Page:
San Francisco - Peer at the instrument panel on your new car and you may find sleek digital gauges and multicolored screens. But a glimpse behind the dashboard could reveal what US supplier Visteon found: a mess.
As automotive cockpits become crammed with ever more digital features such as navigation and entertainment systems, the electronics holding it all together have become a rat's nest of components made by different parts makers.
Now the race is on to clean up the clutter.
Visteon is among a slew of suppliers aiming to make dashboard innards simpler, cheaper and lighter as the industry accelerates toward a so-called virtual cockpit - an all-digital dashboard that will help usher in the era of self-driving cars.
What's at stake is a piece of the $37-billion (R480bn) cockpit electronics market, estimated by research firm IHS Market to nearly double by 2022. Accounting firm PwC estimates that electronics could account for up to 20 percent of a car's value in the next two years, up from 13 percent in 2015.
Meanwhile, the number of suppliers for those components is likely to dwindle as carmakers look to work with fewer companies capable of doing more, according to Mark Boyadjis, principal automotive analyst at IHS Markit.
"The complexity of engineering ten different systems from ten different suppliers is no longer something an automaker wants to do," Boyadjis said.
He estimates manufacturers eventually will work with two to three cockpit suppliers for each model, down from six to 10 today.
One of Visteon's solutions is a computer module dubbed "SmartCore." This cockpit domain controller operates a vehicle's instrument cluster, infotainment system and other features, all on the same tiny piece of silicon.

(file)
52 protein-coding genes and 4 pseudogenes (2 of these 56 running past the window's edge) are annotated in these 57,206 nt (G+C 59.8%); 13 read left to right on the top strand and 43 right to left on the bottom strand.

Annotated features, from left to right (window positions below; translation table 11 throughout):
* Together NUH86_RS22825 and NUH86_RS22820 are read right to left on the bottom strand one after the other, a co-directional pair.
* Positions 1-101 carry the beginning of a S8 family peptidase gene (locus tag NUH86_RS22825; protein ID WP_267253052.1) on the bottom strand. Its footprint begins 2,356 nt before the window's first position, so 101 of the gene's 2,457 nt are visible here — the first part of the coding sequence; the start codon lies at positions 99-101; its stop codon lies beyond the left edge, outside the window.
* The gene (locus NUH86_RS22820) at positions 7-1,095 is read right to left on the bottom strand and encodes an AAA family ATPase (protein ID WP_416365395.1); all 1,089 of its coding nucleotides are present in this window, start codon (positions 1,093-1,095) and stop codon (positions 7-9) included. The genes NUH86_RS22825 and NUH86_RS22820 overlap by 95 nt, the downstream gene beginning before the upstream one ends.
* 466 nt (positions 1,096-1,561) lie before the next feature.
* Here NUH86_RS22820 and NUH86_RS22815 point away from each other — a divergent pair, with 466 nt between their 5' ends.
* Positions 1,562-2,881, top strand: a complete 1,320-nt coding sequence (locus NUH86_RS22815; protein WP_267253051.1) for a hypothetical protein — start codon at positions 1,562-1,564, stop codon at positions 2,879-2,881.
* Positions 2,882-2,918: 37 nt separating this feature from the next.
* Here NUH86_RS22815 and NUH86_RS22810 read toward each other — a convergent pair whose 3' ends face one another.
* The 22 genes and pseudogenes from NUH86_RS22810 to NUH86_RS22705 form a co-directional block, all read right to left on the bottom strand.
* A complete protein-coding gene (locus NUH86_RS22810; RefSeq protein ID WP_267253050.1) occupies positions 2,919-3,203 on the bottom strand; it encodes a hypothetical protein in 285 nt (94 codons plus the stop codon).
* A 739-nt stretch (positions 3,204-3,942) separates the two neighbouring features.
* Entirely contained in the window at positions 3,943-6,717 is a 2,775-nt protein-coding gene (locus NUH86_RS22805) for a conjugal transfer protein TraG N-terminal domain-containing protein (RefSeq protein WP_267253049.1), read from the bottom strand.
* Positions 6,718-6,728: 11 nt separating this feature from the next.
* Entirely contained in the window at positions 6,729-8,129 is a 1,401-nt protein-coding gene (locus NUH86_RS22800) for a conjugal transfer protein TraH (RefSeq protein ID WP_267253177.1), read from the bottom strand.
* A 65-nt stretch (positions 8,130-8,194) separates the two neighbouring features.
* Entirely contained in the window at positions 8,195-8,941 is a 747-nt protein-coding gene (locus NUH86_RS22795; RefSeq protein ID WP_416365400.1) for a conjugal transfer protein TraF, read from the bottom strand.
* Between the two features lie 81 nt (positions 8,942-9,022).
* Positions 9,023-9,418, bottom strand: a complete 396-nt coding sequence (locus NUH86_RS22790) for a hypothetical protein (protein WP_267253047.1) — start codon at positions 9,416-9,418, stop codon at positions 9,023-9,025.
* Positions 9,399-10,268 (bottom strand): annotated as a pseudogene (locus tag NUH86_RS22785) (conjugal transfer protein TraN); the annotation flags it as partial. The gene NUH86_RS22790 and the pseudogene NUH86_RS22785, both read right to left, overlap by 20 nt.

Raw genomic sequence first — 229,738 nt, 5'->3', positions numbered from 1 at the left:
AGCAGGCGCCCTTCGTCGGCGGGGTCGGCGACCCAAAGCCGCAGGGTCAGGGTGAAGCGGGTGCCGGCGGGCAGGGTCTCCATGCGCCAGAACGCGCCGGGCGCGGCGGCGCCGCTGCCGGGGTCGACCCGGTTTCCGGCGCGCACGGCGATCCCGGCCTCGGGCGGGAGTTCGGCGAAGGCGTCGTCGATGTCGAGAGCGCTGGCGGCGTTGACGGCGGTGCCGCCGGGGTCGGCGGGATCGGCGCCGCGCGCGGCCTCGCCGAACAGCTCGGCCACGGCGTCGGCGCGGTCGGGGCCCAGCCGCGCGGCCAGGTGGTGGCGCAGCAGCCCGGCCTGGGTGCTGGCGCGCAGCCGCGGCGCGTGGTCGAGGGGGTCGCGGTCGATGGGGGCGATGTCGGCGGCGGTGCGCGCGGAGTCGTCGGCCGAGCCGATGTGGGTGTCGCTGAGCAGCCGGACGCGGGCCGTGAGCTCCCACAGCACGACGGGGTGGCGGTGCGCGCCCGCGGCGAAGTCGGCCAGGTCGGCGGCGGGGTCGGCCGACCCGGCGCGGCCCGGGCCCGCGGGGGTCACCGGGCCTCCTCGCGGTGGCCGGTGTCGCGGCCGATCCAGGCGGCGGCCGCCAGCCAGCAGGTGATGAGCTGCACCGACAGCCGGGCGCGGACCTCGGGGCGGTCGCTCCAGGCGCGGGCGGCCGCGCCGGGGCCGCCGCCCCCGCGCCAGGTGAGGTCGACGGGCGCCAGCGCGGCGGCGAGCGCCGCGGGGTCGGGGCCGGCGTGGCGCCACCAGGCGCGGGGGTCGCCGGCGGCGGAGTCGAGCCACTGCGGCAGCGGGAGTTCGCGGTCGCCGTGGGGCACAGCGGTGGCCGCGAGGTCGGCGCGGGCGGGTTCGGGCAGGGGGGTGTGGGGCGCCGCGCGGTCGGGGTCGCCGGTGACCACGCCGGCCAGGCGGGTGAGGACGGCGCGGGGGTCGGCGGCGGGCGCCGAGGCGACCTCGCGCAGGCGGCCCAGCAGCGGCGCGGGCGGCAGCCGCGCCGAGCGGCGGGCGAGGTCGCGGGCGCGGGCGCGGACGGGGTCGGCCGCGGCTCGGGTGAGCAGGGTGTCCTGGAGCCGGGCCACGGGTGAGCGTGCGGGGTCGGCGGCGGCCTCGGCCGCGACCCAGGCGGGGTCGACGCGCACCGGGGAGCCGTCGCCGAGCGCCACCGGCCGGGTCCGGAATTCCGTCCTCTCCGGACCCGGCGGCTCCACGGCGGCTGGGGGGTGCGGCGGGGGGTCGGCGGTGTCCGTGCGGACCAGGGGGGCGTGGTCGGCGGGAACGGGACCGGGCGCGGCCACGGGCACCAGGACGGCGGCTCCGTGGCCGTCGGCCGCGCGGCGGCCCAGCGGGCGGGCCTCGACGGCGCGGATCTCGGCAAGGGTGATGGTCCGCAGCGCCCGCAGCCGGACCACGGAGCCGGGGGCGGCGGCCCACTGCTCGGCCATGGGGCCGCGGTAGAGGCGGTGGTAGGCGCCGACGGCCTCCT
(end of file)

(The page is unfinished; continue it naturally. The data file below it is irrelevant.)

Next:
So far this year, the Detroit-based company has landed two big contracts for undisclosed sums.
Visteon's makeover hints at the coming battle between suppliers fighting for real estate in the digital cockpit. The trend is already triggering acquisitions, as companies look to boost their offerings to carmakers.
Analysts say German carmakers are taking the lead in consolidating functions within the dashboard. Audi was the first to debut a virtual cockpit (above), which combines its instrument cluster and infotainment system.
Cheaper, lighter, smarter
Streamlined dashboards can lead to cost reductions for manufacturers, who can save as much as $175 (R2270) per car with an integrated cockpit, according to Munich-based management consulting firm Roland Berger.
They can also help with fuel efficiency. That's because vehicles are lighter when there are fewer behind-the-scenes computers, known as electronic control units (ECUs). Vehicles today contain 80 to 120 ECUs, numbers expected to fall sharply in coming years.
But perhaps the biggest motivation for fancy cockpits is sales. Drivers accustomed to the seamless technology of their smartphones are finding today's dashboard offerings clunky and non-intuitive. A JD Power study released this month found the most complaints from new vehicle owners stemmed from audio, communications, entertainment and maps systems.
Better cockpits could prove crucial to attracting younger consumers, who are not showing the same enthusiasm for cars, or even driving, that their parents did. Research company Mintel found that 41 percent of millennial car buyers are interested in having the latest technology in their vehicles.
Disjointed dashboards "are one of the most noticeable gaps in user experience - what you see right in front of you," said Andrew Hart of UK-based consultancy SBD Automotive.
On many car models, he said, audible warning systems to alert the driver to a potential collision are not in sync with the radio, meaning your favorite song could drown out the warning beep.
"That's a crazy example of something when you don't consolidate ECUs," Hart said.
Industry watchers say this and other safe-driving features are among the systems ripe for integration. Additional targets include rear-seat entertainment systems and so-called heads-up displays that project data such as the car's speed onto the windshield for easy viewing.
Back in Detroit, Visteon says it is in talks with carmakers in China and Europe for its domain controller, a technology it hopes can give it an edge over rivals such as Delphi, Robert Bosch, Continental, and Denso .
While it isn't clear who will prevail, electronics suppliers are seeing their products take on new importance as vehicles become more connected.
Five years ago, the dashboard was "a plastic molded cockpit that we stuffed electronics into," said Yerdon, Visteon's marketing chief. "Now it's more about an electronic architecture that's experience-driven, and we mold plastic around it."